I know firsthand just how serious these problems are, not only in Bradley County but other parts of the state. More than anything, making progress against meth cooks and dealers will require that everyone involved — lawmakers, police officers, consumers and doctors — work together to put forward constructive solutions to the problem.
While a few folks are convinced that we have to pass anti-meth legislation that impacts law-abiding citizens and criminals alike, I am convinced that we can strengthen our current laws with more effective measures that target criminals, not honest citizens. The crux of the issue is whether we should pass harsh restrictions on the amount of cold and allergy medicines people can buy in order to curb domestic meth production.
As we all know, however, Tennessee has awful allergy seasons. In my view, we shouldn’t make life more difficult for allergy sufferers and senior citizens by forcing them to take time off work or drive to the doctor’s office to get the care they need. It’s no surprise that AARP Tennessee recently came out against a proposal that would severely cut the amount of cold and allergy medicine people can buy without a prescription and those that would impose a prescription mandate.
I’ve introduced legislation, House Bill 2001, that I think would be a much more effective solution to the meth problem. My bill would take the fight to the meth criminals without burdening good and decent Tennessee taxpayers. To achieve those fundamental goals, my legislation would reduce the amount of pseudoephedrine-based products individuals can buy to 7.2 grams per month and 61.2 grams per year. That’s almost half the current legal limit and I think it’s a reasonable restriction that would make sure most consumers can get the medicines they need while preventing criminals from being able to buy significant quantities of potential meth precursors.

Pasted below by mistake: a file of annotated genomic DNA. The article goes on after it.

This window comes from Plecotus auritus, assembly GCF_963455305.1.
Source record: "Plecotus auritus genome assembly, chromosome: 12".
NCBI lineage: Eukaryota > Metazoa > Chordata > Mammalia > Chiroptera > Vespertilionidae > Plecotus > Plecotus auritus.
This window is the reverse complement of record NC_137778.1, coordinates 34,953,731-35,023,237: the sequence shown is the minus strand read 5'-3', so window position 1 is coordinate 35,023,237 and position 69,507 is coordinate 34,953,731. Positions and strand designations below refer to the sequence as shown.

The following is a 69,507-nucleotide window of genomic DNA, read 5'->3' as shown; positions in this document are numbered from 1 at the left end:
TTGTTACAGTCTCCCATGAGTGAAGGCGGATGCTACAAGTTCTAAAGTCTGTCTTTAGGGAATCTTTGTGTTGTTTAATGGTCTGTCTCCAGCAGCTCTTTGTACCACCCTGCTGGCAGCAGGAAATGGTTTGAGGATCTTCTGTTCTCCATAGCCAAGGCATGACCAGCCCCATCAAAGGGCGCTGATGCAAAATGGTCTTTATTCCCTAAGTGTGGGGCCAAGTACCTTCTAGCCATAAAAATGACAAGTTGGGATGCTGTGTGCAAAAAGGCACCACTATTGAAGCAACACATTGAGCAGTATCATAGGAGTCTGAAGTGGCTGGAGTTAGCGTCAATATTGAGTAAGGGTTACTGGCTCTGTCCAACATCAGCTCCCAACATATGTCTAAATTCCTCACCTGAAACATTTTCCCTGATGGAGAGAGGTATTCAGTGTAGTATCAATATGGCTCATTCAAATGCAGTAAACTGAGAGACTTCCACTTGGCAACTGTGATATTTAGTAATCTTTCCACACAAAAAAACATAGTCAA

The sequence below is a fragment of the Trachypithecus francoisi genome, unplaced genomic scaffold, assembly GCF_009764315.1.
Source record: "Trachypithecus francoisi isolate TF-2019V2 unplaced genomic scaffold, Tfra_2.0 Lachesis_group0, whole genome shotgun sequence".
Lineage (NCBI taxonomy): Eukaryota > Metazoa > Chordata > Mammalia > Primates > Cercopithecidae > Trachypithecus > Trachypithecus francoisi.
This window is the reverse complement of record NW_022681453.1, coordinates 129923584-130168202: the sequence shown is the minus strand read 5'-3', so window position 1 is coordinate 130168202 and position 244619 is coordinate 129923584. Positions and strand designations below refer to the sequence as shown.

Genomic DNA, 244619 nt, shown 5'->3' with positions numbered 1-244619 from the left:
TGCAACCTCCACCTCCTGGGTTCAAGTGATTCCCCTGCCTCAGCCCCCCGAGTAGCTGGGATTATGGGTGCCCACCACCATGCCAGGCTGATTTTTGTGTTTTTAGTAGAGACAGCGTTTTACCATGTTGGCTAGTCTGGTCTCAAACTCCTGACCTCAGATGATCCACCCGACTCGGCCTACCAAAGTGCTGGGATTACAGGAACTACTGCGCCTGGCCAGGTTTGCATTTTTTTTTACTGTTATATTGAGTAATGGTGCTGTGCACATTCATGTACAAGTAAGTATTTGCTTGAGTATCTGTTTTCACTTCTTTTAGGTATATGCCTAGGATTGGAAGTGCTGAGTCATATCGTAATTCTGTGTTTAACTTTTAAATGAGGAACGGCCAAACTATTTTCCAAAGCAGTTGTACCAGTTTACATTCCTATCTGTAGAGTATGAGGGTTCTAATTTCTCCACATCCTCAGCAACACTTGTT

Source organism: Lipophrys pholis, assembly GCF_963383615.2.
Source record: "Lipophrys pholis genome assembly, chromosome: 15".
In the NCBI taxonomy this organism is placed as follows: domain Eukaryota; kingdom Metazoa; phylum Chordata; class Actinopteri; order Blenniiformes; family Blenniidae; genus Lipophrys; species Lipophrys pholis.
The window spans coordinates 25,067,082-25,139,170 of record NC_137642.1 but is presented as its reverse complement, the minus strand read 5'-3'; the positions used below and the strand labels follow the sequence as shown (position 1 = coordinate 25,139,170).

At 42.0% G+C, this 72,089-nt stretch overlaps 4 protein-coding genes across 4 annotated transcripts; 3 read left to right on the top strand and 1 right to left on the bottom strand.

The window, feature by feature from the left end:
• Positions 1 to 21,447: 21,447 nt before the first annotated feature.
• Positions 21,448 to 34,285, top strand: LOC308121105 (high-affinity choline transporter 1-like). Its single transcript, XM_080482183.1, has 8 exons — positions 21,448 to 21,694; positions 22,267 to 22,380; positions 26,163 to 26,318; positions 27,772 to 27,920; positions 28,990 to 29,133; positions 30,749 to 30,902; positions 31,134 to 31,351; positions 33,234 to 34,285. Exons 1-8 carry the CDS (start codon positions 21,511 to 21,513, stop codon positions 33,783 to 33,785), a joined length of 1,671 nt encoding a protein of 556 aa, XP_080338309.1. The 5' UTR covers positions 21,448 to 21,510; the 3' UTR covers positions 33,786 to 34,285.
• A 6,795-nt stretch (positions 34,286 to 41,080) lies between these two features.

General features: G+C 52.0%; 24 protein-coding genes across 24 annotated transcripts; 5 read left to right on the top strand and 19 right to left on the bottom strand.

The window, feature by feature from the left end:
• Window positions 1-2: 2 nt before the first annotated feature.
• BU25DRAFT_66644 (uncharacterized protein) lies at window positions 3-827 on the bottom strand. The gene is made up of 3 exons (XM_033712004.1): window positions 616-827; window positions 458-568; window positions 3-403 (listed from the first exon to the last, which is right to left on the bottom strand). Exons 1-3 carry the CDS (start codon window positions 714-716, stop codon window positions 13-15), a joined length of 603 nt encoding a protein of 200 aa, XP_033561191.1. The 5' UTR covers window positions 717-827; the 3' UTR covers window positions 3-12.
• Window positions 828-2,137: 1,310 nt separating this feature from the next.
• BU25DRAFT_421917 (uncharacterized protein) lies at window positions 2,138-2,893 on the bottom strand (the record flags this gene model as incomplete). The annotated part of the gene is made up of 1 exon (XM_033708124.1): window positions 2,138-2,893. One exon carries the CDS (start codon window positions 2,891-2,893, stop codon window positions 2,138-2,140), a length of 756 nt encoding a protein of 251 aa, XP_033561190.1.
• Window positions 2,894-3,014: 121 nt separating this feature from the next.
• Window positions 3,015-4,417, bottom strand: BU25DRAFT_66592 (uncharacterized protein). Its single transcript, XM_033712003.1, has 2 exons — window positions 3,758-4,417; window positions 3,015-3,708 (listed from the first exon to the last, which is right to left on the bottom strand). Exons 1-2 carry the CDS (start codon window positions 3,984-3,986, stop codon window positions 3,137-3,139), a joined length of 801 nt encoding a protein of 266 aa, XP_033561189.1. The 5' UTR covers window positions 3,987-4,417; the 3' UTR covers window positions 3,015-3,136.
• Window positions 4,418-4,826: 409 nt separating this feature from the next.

The bill I have introduced would also enhance our state’s electronic pseudoephedrine blocking system and meth offender block list. Currently, anyone convicted of a meth-related crime is automatically blocked when they try to buy pseudoephedrine-based products for seven years. I think we should expand that list to anyone convicted of a drug felony. We should also penalize localities that don’t send information on drug offenders to the Tennessee Bureau of Investigation (the agency the manages our block system) as they are required to by law. This will ensure that all of the criminals who should be on the block list are accounted for in a timely and effective fashion.
Another way we can take the fight to meth criminals is to increase the penalties for their offenses. I am a proud prime sponsor of House Bill 1661. This legislation would significantly increase the mandatory minimum sentences for meth-related offenses. Anyone convicted of meth possession would have a mandatory minimum sentence of 30 days of jail; anyone convicted of manufacturing meth would have a minimum of 180 days in jail.
Taken together, these measures will provide myself and other law enforcement officials with a new advantage in the battle against meth production and abuse. They do not represent a silver bullet, but I’m confident they will lead to significant progress. According to law enforcement officials in Oklahoma, meth lab incidents have declined 50 percent in that state in the two years since lawmakers passed a meth offender block list there. There’s no reason why Tennessee can’t replicate that success if we make some improvements to our block list and our anti-meth laws overall.
We all agree that more must be down to tackle the meth problem, but I refuse to believe we have to make life more difficult for law-abiding taxpayers in the process.